Parents need to stay calm.  Monitor the fever every 1-2 hours. Make sure to increase fluid intake and rest in cool clothing/light sheets. While many people think that a cool bath or alcohol can help, this is not the case. In fact, a warm sponge bath should be applied. Medical intervention may be necessary if the fever is above 102 degrees for more than 3 days.

Parents should help their children understand that a fever is a natural, necessary part of healing and not a disease or sickness in and of itself. Allowing the body to fight the infection naturally will give the child the best opportunity to fight off future infections

George Wootan, M.D., author of Pediatrics: A Course for Parents, reports that the height of the fever has nothing to do with the severity of the disease. He states that the child’s body will regulate its inner temperature as is needed. Even Hippocrates, the father of medicine, taught that a fever was a useful tool for the body to respond to disease and infection.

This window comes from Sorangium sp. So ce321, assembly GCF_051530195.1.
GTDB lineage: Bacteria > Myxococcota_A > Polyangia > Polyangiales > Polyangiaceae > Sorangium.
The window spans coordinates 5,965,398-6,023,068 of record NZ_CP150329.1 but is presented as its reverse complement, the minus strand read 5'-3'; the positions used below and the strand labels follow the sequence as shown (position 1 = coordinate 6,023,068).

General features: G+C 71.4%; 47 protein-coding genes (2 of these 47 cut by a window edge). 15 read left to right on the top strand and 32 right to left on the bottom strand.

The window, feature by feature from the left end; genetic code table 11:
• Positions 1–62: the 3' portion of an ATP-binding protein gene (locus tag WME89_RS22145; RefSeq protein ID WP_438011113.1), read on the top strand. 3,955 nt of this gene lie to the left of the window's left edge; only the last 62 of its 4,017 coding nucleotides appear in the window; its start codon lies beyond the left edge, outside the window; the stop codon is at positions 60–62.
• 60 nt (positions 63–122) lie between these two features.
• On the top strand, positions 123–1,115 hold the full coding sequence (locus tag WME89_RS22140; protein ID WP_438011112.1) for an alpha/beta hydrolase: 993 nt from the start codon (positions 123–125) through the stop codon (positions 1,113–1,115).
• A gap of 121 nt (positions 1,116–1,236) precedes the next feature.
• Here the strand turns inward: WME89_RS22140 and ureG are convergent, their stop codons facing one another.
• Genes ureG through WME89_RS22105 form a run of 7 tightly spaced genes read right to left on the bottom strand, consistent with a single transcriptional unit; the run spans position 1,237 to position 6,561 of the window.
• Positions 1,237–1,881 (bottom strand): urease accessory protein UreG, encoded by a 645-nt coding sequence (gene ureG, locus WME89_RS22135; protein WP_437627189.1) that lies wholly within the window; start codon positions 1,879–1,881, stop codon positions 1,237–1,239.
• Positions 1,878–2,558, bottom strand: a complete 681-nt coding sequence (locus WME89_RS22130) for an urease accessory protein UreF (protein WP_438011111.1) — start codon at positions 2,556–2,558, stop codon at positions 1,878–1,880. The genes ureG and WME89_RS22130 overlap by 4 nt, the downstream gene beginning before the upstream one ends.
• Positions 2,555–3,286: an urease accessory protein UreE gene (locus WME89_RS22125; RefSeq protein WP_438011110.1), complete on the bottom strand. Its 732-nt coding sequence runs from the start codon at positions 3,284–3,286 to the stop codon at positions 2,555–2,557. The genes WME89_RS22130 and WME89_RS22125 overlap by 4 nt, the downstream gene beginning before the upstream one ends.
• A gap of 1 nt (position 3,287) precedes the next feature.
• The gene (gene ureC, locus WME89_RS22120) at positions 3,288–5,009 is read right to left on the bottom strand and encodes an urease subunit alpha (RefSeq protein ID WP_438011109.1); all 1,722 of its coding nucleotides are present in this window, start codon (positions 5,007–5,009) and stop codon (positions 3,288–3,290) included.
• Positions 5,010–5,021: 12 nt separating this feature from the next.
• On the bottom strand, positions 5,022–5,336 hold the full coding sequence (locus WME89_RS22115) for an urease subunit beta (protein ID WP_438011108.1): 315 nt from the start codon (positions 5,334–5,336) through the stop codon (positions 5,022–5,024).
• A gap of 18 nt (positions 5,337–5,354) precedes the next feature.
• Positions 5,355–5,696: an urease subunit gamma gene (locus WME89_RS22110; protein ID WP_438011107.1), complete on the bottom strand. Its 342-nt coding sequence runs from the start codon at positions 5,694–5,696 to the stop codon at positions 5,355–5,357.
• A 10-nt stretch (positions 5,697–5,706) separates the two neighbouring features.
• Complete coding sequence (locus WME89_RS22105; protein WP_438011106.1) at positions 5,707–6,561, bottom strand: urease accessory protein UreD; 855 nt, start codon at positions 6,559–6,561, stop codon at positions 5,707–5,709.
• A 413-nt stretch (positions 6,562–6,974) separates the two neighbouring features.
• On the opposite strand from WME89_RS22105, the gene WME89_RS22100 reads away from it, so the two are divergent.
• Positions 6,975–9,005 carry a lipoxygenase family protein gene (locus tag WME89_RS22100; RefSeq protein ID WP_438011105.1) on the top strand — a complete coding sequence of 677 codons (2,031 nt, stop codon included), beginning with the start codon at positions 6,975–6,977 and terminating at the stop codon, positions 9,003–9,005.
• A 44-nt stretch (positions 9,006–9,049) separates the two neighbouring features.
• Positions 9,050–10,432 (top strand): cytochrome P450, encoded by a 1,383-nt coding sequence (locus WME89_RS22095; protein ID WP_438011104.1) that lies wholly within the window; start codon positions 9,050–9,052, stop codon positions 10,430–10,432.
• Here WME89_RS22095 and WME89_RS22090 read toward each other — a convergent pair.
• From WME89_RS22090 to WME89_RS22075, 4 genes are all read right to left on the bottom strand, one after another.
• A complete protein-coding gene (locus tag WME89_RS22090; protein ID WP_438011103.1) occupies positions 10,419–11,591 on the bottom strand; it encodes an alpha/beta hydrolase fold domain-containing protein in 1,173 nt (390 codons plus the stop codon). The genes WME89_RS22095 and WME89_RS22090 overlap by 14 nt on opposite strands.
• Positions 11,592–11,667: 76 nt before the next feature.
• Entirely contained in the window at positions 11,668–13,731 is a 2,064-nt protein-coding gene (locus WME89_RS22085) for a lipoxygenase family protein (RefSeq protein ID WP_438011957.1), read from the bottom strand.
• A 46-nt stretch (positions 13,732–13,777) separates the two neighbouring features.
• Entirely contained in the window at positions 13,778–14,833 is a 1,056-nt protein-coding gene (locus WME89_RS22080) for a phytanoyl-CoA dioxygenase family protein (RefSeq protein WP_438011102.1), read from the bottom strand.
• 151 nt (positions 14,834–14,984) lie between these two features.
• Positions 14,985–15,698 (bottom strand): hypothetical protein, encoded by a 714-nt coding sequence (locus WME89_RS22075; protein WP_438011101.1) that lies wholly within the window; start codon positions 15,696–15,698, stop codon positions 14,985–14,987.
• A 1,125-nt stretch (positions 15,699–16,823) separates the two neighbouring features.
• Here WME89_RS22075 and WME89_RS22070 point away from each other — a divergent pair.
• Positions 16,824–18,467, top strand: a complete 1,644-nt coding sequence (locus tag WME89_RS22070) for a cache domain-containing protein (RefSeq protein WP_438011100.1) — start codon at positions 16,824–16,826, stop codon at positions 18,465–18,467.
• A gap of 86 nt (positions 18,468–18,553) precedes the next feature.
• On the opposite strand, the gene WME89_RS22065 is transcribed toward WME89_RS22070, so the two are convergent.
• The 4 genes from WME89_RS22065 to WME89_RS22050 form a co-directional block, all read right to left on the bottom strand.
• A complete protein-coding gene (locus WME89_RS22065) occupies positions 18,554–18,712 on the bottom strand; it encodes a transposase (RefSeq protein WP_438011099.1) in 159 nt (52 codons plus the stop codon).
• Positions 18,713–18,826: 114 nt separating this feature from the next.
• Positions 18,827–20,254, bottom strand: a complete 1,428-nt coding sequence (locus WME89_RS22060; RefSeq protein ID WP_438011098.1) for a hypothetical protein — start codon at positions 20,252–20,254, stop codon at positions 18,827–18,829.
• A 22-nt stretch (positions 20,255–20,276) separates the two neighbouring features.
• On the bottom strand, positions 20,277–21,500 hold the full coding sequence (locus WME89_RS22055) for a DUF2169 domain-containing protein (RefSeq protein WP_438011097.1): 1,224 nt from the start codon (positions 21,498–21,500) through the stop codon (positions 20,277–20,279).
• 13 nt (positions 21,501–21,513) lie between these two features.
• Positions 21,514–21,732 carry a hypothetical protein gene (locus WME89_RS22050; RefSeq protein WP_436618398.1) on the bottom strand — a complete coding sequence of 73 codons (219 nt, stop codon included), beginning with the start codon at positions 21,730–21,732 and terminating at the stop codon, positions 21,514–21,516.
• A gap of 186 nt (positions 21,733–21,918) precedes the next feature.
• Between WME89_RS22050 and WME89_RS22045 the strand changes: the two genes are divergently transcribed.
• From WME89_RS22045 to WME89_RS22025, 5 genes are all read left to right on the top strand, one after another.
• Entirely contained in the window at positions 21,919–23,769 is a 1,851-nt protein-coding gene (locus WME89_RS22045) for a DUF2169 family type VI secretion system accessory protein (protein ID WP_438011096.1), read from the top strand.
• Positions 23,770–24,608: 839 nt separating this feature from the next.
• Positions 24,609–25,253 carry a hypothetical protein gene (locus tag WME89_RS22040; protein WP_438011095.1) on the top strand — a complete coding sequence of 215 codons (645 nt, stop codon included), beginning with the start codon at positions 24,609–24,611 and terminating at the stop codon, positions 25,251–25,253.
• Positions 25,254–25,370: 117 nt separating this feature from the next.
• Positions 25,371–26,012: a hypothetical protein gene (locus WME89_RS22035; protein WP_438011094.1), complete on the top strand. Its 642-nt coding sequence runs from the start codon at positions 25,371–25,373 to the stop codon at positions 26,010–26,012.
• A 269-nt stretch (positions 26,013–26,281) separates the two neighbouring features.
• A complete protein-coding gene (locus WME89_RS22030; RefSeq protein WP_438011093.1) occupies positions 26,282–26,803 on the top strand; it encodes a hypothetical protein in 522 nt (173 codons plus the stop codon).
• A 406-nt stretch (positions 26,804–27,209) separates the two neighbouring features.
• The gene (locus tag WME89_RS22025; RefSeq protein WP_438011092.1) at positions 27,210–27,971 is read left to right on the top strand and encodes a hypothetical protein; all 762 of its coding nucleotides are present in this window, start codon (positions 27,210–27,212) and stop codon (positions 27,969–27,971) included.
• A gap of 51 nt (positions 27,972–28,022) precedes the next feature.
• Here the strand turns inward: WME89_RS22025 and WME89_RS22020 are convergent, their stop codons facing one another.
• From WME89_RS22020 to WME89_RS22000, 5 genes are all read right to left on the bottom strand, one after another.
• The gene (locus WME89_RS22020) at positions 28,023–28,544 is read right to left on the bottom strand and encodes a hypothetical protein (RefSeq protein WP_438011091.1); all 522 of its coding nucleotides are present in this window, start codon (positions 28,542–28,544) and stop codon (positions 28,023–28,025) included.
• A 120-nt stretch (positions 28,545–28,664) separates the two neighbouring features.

There is a less likelihood of medical intervention if the child is continuing to take in fluids and if the child maintains a relatively normal level of energy.  If the child is listless or is not taking in fluids after several hours than seek medical attention.

Also make sure to keep an eye out for serious signs such as a stiff neck, difficulty breathing, decrease urine output, extreme pain and irritability.  Seek immediate medical attention if any of these occur.

Antibiotic therapy

A report in the Pediatrics Infectious Disease Journal evaluated the use of antibiotic therapy in the treatment of strep throat and ear infections. The researchers compared two groups, the first one given the antibiotic immediately after the symptoms occurred, and the other group receiving delayed treatment or none at all.